I almost forgot one!  Leverworst. Belongs with the haring and paling.  Yuck.

Now I'll put the shoe on the other foot for a moment and talk about foods I eat (and the way I eat them) can be seen as slightly odd (or gag-inducing) for Maarten and other Dutchies...

Roast pumpkin.  Actually pumpkin in any form other than pumpkin soup.  It's a vegetable that my mum would prepare every day (meat, potatoes, pumpkin and veggies).  My in-laws ate roast pumpkin for the very first time when I cooked it.  My mum's special pumpkin cake recipe is a huge hit with the entire Dutch family.  Although they may just be saying that to be polite.  Actually, as pretending to like something when you don't is completely foreign to Dutch people, they must genuinely like the cake!  Yay for me!

Vegemite.  OK.  I'm copping out a bit here.  The entire world outside Australia thinks vegemite is disgusting.  Back when I was tour guiding, we always had Vegemite in our food packages that almost nobody ever ate.  I don't know why they didn't supply Nutella instead.  When I was a kid I wasn't so keen, so used to mix it with honey on my sandwiches (food quirk perhaps?), but now I love it.  Not as much as I like Promite however.  Which leads me to...

Promite.  Similar in principle to vegemite, although this one is so hard core that not even all Australians like it.  The flavour is very strong.  Kind of like the child of Vegemite and Marmite on steroids.  I think it's great on toast and as a toasted sandwich together with cheese. Maarten won't let me kiss him if I've been eating Promite.  Safe to say it's something that he finds disgusting...?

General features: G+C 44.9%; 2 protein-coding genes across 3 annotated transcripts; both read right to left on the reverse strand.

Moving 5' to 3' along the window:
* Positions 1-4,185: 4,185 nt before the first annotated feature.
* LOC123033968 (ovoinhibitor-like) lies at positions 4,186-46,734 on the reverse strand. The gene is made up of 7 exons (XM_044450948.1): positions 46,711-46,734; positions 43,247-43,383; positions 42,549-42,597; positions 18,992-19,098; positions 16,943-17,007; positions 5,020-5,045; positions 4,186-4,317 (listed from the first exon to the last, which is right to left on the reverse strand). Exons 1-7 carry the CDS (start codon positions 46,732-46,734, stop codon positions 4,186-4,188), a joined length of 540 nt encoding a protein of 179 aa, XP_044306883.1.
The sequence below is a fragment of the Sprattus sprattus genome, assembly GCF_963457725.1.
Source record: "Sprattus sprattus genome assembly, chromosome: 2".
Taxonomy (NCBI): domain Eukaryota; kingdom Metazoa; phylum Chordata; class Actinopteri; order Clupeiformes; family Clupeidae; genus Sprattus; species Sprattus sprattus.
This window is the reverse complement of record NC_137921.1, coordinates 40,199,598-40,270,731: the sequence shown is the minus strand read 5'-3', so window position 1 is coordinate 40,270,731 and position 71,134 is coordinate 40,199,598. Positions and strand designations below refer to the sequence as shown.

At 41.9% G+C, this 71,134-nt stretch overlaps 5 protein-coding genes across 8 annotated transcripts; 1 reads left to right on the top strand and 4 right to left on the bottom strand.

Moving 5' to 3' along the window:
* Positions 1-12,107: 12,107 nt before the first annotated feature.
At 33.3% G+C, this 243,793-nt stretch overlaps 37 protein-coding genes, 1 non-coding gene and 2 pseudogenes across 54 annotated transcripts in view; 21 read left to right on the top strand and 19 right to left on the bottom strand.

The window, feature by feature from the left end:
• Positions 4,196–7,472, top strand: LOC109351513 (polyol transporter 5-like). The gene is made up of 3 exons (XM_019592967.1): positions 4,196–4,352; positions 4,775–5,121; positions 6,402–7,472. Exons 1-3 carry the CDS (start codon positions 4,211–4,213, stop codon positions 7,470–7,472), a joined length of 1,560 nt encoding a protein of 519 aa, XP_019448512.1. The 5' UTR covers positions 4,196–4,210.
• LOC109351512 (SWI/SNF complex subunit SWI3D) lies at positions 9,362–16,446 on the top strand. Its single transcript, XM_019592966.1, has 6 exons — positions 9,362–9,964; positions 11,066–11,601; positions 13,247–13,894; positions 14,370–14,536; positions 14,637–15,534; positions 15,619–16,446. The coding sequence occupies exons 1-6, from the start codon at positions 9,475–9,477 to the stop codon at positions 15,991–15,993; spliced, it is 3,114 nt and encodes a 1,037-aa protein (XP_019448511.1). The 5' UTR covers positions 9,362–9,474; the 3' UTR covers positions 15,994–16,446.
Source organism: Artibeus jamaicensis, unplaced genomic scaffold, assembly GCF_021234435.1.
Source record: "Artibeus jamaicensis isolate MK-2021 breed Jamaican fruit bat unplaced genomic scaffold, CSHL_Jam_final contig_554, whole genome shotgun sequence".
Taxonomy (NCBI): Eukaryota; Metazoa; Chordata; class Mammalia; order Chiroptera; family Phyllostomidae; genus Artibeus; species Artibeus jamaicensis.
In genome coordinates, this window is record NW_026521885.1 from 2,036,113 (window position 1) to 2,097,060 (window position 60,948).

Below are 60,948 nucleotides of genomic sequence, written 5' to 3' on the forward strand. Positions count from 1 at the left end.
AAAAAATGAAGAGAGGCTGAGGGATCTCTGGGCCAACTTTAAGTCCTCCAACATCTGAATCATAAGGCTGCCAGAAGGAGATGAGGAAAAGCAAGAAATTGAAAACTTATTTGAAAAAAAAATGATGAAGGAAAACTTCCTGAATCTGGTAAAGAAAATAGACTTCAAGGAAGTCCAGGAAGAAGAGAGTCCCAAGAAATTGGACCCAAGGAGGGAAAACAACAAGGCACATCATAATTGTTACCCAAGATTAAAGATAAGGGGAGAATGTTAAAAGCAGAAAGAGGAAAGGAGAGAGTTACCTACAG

Dipping food items other than biscuits (or plain flavoured crisps) into the dip.  This one might just be a Maarten and Nerissa thing, but I can't be sure.  I almost made Maarten puke when I dipped my chorizo into the dip once.  I was told I have to stop, or he would puke.  He even gets upset if I dip flavoured crisps.

There are all sorts of native Australian foods that the majority of the Australian population finds a bit disgusting, let alone the rest of the world.  Witchetty Grubs for one.  Fat white caterpillars that live in the ground that can be eaten raw or cooked.  Smells like fried eggs and tastes like peanut butter.  Apparently.  You won't get me near the little suckers.
So what Dutch food quirks have you noticed?  What are things that you eat that the regular Dutchie might find horrifying?